Ch-ch-ch-ch-changes!

Theo Ye

The novel coronavirus, or COVID-19, has impeded the global economy significantly ever since it was declared a pandemic in early 2020. Although large corporations have found ways around it and even benefit greatly from it in some cases, smaller local businesses are struggling to stay afloat. The new guidelines and restrictions introduced by COVID-19 have had adverse effects on small businesses, but one thing that is certain is that they have all suffered financially.

The first businesses to be hit are the ones where in-person attendance is crucial. Family owned restaurants have had to make massive adjustments to their business model to accommodate the new social distancing market. With distancing guidelines in place, dine-in at restaurants has been moved outdoors or even removed altogether. Because of the CDC’s (Center of Disease Control) 6-feet-apart rule, the atmosphere of dining out has been eliminated. This means that the social experience that previously encouraged customers to dine-in has disappeared. The CDC has also required the wear of a protective mask to cover the mouth and nose. With these requirements and California passing into the “orange” pandemic category, people are allowed to frequent indoor spaces again. 

Businesses have taken advantage of this and combined new marketing strategies with adapted guidelines in order to rebuild their establishments. Jiaren Cafe, a local San Jose based business, has shared how they have and continue to adapt to COVID-19. “We put out signs that remind people to wear masks and keep 6 ft distance… We also set up our shop on the 3rd party delivery platform like Doordash and a few others, so that people can get their drink delivered to their home without [the] need to come out.”, says Jaden from Jiaren Cafe. Like many local businesses, they have been struggling to bring in customers since COVID-19 restrictions struck American communities. “Financially we are getting only a fraction of what we used to have, but as people adapt to the new routing, we have seen slow increase in cash flow and daily traffic.” As the framework for building a Covid-friendly business solidifies, establishments like Jiaren have started rebuilding to keep up with the quarantine environment. For many, it’s a “survival of the fittest” situation where trying to reel in patrons the traditional way is out of the question. “We are experiencing things that no one else has experienced before, so it is important to keep an open mind and try new things regardless whether it is hard or easy.”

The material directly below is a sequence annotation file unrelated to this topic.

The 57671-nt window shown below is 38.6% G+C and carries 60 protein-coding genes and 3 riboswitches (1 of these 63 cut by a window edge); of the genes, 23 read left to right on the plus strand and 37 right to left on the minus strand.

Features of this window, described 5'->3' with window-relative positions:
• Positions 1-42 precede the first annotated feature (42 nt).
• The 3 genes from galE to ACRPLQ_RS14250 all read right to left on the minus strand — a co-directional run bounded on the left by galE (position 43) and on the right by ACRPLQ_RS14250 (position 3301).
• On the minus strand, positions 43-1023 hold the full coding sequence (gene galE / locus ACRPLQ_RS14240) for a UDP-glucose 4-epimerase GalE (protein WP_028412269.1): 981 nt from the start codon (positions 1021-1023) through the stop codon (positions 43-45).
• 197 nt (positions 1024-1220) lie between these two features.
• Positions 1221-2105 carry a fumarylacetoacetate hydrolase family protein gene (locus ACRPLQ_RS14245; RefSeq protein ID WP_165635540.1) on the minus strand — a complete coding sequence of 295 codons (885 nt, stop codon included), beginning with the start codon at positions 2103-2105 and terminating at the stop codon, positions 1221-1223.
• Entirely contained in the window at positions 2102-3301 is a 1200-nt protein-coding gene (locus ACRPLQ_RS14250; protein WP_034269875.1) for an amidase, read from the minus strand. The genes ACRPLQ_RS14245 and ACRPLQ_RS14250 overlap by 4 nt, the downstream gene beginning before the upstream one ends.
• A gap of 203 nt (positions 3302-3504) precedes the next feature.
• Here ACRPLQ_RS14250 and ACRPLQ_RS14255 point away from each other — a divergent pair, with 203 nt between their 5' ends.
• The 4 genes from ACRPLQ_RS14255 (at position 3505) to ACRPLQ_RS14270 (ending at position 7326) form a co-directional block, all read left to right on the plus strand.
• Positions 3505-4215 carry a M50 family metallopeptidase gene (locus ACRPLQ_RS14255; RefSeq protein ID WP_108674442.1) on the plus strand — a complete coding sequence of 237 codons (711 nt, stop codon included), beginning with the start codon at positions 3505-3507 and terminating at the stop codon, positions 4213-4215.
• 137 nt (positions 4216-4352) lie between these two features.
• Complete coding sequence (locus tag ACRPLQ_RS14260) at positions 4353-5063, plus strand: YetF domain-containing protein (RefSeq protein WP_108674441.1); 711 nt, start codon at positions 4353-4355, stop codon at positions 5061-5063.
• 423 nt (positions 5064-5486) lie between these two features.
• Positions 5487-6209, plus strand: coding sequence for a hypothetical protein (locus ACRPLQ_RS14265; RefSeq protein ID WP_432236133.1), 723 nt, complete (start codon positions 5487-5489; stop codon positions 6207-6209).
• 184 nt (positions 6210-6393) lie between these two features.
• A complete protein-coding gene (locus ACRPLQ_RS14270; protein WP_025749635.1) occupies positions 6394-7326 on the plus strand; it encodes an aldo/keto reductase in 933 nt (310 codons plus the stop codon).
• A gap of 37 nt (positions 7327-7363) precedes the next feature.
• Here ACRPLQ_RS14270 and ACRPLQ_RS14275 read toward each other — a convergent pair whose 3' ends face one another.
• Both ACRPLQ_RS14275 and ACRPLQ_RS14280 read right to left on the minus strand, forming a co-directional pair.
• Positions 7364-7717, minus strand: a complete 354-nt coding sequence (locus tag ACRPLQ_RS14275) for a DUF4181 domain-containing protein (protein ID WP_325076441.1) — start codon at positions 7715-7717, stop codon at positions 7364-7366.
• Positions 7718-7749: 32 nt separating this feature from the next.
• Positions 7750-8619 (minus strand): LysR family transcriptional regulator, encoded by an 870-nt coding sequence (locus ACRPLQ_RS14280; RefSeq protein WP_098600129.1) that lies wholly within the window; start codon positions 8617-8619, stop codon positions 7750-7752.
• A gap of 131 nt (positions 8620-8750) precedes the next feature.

The question is why exactly Covid guidelines have been so taxing. One factor is likely the conditions that “business-saving” apps like Doordash and Grubhub operate with. In an interview by the New York Times, Matt Majesky, the owner of the restaurant Pierogi Mountain, had a few reservations about working with these delivery companies. According to him, Grubhub took a 40% commission from every order before the restaurant was forced to shut down. With these apps being the only option for many food-based businesses, they can take advantage of small businesses to create a profit for themselves.